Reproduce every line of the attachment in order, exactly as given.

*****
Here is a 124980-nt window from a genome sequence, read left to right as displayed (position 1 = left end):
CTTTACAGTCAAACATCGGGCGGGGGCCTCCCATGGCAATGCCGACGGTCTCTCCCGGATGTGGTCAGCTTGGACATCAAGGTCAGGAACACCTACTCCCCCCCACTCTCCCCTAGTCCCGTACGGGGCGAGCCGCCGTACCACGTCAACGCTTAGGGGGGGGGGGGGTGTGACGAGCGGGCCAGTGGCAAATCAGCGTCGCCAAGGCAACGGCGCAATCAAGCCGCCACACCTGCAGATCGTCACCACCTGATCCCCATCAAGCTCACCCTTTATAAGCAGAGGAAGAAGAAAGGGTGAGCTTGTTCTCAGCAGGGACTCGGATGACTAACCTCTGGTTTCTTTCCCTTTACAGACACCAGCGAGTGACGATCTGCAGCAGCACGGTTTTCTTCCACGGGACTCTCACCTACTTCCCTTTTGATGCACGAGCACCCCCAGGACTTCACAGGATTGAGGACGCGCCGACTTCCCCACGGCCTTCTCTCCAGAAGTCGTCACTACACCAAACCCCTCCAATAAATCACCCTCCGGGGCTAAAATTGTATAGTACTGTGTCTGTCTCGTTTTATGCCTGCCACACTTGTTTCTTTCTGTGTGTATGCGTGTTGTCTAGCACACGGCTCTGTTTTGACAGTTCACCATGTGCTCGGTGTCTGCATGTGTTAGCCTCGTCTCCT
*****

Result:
Here is a 124980-nt window from a genome sequence, read left to right as displayed (position 1 = left end):
CTTTACAGTCAAACATCGGGCGGGGGCCTCCCATGGCAATGCCGACGGTCTCTCCCGGATGTGGTCAGCTTGGACATCAAGGTCAGGAACACCTACTCCCCCCCACTCTCCCCTAGTCCCGTACGGGGCGAGCCGCCGTACCACGTCAACGCTTAGGGGGGGGGGGGGTGTGACGAGCGGGCCAGTGGCAAATCAGCGTCGCCAAGGCAACGGCGCAATCAAGCCGCCACACCTGCAGATCGTCACCACCTGATCCCCATCAAGCTCACCCTTTATAAGCAGAGGAAGAAGAAAGGGTGAGCTTGTTCTCAGCAGGGACTCGGATGACTAACCTCTGGTTTCTTTCCCTTTACAGACACCAGCGAGTGACGATCTGCAGCAGCACGGTTTTCTTCCACGGGACTCTCACCTACTTCCCTTTTGATGCACGAGCACCCCCAGGACTTCACAGGATTGAGGACGCGCCGACTTCCCCACGGCCTTCTCTCCAGAAGTCGTCACTACACCAAACCCCTCCAATAAATCACCCTCCGGGGCTAAAATTGTATAGTACTGTGTCTGTCTCGTTTTATGCCTGCCACACTTGTTTCTTTCTGTGTGTATGCGTGTTGTCTAGCACACGGCTCTGTTTTGACAGTTCACCATGTGCTCGGTGTCTGCATGTGTTAGCCTCGTCTCCT